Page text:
There's a man dying on the side of a dusty grimy road,
yellow ribbon on his sleeve, badges stapled to his bones.
He crawls to a cardboard box, trains his eyes to the sun
chokes: "Sir, you must give me some bread for my gun."

We were war, we were warriors.
We were counting bullets, counting sheep
the blood of brothers clinging to our feet,
watching bodies turn over in their sleep.

Wide-eyed freckled innocence lost its soul in the haze.
Your first words were "Kill thine enemy;" outside, fire fell like rain.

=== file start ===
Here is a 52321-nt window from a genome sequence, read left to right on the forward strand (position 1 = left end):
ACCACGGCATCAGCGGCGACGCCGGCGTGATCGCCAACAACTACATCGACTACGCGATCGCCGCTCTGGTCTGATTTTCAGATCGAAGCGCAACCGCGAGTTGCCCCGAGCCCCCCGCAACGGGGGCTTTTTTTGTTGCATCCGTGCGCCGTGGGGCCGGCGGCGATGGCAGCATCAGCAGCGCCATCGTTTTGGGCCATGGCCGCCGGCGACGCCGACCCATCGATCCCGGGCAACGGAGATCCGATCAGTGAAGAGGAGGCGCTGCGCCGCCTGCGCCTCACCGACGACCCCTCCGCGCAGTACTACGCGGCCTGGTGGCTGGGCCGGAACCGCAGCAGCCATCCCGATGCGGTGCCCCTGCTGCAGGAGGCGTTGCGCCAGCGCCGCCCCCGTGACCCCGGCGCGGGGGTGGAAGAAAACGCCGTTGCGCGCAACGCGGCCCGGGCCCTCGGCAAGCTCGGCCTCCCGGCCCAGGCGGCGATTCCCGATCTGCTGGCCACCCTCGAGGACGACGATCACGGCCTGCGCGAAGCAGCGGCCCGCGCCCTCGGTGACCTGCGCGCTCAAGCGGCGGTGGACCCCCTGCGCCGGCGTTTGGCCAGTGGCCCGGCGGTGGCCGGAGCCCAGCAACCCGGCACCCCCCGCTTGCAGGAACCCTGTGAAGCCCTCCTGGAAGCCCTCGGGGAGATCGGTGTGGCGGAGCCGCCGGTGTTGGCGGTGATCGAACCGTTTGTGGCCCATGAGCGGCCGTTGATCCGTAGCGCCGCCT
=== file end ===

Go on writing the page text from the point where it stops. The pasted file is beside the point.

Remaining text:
Boiled blood beating in such a full heart filled such miseries in their veins.
We were born as crippled lovers and we died with lungs of hate.

Settling scores, we were warriors.
We were counting losses, counting words
the screams of companions remaining unheard,
beneath what our leaders call "A Better World."